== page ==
Classroom Procedures and Routines: Why a Strong Routine Is Important

Researchers from Tel Aviv University have found that routines help reduce anxiety and give individuals more control over their lives. Students can greatly benefit from routine. It may help them to become better decision-makers, control stress, and teach them valuable life skills.

From special education directors to school counselors and beyond, understanding the value of routine in the classroom is the first step to creating better learning environments.

Here’s why classroom procedures and routines are a crucial part of any student’s life, and how to use them.

Students Feel More Relaxed

Exposure to high levels of stress can put people at higher risk of heart disease. It also has other negative impacts on the body, especially when someone is dealing with chronic stress.

Children in the classroom are frequently forced to deal with new obstacles they may find stressful. These situations can cause anxiety.

Of course, every student and their needs are different. Some may feel more uncomfortable performing everyday activities such as engaging in class discussions or interacting with their peers. The key to helping everyone in the classroom feel more comfortable is to establish a routine.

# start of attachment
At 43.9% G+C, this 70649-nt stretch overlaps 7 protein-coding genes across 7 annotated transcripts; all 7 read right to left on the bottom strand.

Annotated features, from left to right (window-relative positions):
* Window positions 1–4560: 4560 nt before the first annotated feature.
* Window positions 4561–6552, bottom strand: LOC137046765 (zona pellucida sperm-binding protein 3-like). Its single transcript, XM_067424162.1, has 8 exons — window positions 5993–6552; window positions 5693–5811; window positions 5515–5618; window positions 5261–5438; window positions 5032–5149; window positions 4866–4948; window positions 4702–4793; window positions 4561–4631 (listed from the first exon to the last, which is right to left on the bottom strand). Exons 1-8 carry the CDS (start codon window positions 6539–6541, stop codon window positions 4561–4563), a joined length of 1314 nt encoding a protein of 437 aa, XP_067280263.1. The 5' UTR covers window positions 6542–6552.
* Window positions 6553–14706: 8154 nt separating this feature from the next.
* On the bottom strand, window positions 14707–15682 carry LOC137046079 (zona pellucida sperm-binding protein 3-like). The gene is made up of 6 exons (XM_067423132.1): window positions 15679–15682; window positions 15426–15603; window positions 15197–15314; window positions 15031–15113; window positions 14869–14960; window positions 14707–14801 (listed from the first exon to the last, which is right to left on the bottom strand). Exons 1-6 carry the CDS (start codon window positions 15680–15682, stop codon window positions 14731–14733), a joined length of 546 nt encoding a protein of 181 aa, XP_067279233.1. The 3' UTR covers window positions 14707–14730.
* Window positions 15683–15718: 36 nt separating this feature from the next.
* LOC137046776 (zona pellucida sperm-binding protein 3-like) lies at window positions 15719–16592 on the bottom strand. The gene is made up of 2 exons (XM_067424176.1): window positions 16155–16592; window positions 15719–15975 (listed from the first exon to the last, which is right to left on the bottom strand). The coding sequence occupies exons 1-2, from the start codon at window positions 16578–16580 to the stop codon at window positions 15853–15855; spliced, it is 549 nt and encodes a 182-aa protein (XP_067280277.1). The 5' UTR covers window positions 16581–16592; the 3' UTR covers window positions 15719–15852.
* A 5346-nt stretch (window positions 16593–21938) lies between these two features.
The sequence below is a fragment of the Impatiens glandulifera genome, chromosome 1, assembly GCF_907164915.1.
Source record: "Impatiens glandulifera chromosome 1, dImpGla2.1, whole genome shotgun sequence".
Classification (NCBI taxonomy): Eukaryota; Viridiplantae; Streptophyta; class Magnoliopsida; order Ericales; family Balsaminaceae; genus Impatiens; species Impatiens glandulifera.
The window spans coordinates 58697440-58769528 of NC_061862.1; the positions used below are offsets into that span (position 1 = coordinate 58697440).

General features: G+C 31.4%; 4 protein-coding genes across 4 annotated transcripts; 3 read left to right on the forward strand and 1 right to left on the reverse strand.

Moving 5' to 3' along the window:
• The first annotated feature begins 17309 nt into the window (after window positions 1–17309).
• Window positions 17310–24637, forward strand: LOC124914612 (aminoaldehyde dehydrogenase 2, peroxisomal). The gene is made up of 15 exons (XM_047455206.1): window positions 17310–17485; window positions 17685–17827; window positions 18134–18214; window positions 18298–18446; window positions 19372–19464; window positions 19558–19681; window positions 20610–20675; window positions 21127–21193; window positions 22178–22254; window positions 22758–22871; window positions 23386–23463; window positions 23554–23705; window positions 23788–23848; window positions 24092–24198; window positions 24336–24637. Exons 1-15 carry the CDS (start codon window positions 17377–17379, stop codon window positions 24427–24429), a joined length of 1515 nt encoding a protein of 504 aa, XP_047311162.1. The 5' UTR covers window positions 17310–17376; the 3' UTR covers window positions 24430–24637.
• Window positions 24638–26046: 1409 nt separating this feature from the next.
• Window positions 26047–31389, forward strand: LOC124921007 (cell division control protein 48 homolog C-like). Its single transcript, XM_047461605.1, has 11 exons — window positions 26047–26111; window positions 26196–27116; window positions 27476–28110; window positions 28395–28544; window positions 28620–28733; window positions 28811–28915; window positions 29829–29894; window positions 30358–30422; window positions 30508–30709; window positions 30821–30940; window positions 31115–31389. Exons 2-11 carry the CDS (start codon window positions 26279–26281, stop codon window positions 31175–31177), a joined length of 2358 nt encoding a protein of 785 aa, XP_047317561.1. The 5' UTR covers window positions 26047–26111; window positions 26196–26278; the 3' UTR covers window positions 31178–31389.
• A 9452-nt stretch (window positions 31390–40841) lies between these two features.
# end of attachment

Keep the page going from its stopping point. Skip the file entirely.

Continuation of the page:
For instance, teachers might greet students at the door or as they enter the room each morning. This simple act can make many kids feel more welcome in the space.

It’s also less stressful when children know what’s expected of them and what they must do each day. Younger kids should know to hang up their coats and backpacks and take a seat before the beginning of the class.

Daily Routines Create Order

Classroom management isn’t an easy task. Yet, proper procedures are vital if you want to foster a learning environment.

Without proper classroom management, students may talk out of turn or engage in disruptive behavior. This may make it difficult for other kids to listen and learn.

We offer more than 60 hours of K12 behavior management training workshops. Our workshops help create a more positive environment for instructors, school staff, and students.